The IMF trims its economic growth forecast again as the U.S.-China trade war continues, Brexit worries linger and inflation remains muted.Economyread more
Citigroup thinks Tesla investors hoping for a post-earnings rally later this week should scrutinize a pair of related financial metrics.Investingread more
Olive branches were extended from both China and the U.S. as the two nations are set to restart face-to-face trade negotiations after a monthlong truce.Marketsread more
Coca-Cola topped Wall Street's expectations for earnings and revenue.Food & Beverageread more
New disclosures show Facebook and Amazon each spent more than $4 million on lobbying activity in the second quarter of 2019.Technologyread more
Boris Johnson, one of the biggest voices in the Brexit movement, wins the Conservative Party leadership race by a 2-1 margin.Europe Politicsread more
Disney can nearly double its earnings by 2024, Morgan Stanley said in a note to clients on Tuesday.Investingread more
Amazon is expected to report its second-quarter earnings on Thursday.Investingread more
The largest residential brokerage company in the U.S. is partnering with the largest online retailer in a strategy to boost sales for both.Real Estateread more
Here are the biggest calls on Wall Street on TuesdayInvestingread more
Canaccord Genuity's Tony Dwyer believes stocks are about to fall as much as 5% from their all-time highs.Trading Nationread more
Despite a last-minute re-shuffle of his campaign, an academic at the London School of Economics believes the race is almost run for Republican nominee Donald Trump.
In an attempt to arrest sliding support, Trump this week named Steve Bannon, a former investment banker, to the post of chief executive and promoted pollster Kellyanne Conway to campaign manager
But Brian Klaas, a Fellow in Comparative Politics at the London School of Economics, told CNBC Friday that Trump may not have enough time to sway voters.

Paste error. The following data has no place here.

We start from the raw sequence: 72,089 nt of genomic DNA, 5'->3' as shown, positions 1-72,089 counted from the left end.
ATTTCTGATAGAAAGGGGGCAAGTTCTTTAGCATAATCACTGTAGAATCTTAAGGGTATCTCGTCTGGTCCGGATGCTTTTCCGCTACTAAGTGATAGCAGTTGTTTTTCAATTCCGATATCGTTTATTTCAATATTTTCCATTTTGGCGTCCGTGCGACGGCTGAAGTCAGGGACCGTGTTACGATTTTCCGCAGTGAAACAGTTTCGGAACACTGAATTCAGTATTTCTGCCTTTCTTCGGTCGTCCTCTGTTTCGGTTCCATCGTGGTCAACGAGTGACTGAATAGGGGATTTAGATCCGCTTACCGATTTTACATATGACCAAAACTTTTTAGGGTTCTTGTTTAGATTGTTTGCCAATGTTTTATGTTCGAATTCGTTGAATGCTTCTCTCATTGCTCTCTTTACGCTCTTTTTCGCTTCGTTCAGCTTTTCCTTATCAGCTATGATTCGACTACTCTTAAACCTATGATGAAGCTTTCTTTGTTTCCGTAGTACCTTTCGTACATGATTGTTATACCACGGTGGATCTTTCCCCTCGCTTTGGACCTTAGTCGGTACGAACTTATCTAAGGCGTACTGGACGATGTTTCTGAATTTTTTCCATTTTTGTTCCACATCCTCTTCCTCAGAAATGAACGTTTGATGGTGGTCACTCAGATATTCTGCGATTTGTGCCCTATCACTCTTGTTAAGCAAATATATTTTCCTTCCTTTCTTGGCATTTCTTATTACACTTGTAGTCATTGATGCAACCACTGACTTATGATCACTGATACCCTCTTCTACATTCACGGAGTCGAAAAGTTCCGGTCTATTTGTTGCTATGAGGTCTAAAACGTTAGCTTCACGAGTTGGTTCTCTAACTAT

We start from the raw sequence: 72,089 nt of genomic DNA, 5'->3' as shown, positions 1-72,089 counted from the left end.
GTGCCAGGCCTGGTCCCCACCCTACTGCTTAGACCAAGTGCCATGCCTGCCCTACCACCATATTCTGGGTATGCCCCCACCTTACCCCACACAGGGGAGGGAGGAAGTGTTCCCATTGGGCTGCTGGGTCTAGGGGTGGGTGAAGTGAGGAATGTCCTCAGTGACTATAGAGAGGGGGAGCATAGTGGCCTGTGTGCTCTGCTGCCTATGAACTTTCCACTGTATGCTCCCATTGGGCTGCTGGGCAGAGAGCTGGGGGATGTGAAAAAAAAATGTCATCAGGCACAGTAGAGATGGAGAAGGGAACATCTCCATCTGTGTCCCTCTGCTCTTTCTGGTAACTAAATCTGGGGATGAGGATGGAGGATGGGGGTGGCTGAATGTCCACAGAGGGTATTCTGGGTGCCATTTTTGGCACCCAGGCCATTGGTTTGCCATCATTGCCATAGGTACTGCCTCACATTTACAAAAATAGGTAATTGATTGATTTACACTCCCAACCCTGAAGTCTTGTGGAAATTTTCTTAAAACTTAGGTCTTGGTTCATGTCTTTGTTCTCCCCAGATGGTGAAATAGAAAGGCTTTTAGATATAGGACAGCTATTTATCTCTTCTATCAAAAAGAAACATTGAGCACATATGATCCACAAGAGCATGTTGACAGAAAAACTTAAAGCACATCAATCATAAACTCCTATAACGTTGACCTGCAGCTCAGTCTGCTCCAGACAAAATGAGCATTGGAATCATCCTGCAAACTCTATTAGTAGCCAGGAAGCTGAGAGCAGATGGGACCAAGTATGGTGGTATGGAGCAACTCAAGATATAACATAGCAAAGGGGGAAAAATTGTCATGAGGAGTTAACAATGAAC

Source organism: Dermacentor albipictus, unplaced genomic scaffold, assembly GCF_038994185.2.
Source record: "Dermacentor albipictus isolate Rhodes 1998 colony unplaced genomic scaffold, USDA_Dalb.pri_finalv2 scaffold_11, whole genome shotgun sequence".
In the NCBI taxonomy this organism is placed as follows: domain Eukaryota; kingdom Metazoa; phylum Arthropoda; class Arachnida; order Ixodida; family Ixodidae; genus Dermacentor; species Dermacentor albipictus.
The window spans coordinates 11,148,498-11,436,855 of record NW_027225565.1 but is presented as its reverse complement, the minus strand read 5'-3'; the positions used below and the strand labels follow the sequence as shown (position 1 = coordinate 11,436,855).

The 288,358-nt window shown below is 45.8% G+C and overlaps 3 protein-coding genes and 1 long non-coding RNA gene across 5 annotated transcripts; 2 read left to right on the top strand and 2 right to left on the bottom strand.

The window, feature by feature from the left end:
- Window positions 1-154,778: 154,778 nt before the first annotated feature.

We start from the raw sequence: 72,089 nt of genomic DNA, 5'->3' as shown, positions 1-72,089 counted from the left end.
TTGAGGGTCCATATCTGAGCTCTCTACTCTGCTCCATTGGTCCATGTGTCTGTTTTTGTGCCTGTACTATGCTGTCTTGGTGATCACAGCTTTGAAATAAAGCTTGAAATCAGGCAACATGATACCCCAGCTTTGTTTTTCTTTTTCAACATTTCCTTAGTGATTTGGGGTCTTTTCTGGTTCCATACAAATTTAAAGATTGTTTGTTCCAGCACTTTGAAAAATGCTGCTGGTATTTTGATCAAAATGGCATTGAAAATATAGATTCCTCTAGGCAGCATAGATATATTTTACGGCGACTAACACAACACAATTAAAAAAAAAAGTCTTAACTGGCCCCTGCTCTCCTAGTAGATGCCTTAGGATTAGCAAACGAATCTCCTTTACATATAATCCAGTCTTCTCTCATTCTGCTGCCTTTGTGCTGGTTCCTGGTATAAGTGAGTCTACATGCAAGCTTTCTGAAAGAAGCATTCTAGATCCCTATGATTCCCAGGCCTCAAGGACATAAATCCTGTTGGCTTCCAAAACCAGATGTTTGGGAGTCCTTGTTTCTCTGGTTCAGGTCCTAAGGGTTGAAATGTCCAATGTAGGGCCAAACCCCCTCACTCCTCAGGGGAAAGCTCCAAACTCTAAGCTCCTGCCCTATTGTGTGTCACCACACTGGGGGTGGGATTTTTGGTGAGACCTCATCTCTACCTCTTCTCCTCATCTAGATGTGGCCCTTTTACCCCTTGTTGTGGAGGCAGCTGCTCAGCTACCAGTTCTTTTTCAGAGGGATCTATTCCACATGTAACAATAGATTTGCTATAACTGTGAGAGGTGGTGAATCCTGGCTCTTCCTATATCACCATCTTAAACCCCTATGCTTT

"Early voting starts in the United States in a couple of weeks. So, about a third of all voters will cast their ballots before the day of the election.
"And with race crystallizing at it is now, I think Trump's running out of time to fix a sinking ship," he told CNBC .
He said that Trump is losing his core white male support, crucial to his success.
"That is where Mitt Romney absolutely trounced Obama in 2012 and the gap is closing. He is winning fewer of those voters than Romney won. And that's a huge problem for Trump," he said.
However, Democratic rival Hillary Clinton should not get too comfortable, said Klass, highlighting a lack of connection with much of the American public.
"She's said many times that in the public service aspect of herself, she is much better at the service than the public. And she's not very good in the limelight."
On who has the better plan to growth the American economy, Klass believed Trump's message is suggesting one thing but delivering another.
"The interesting thing about this campaign is that Trump is seen as the populist when in fact his tax plan is a gift to billionaires," said Klass.
The economist said Hilary Clinton's promise to tax the wealthy is a nod to Sanders supporters, but real intent remains uncertain.
"So the question is whether the pandering can really be policy. There have been some U.S. states with increased taxes on the wealthy and if invested smartly they can pay dividends."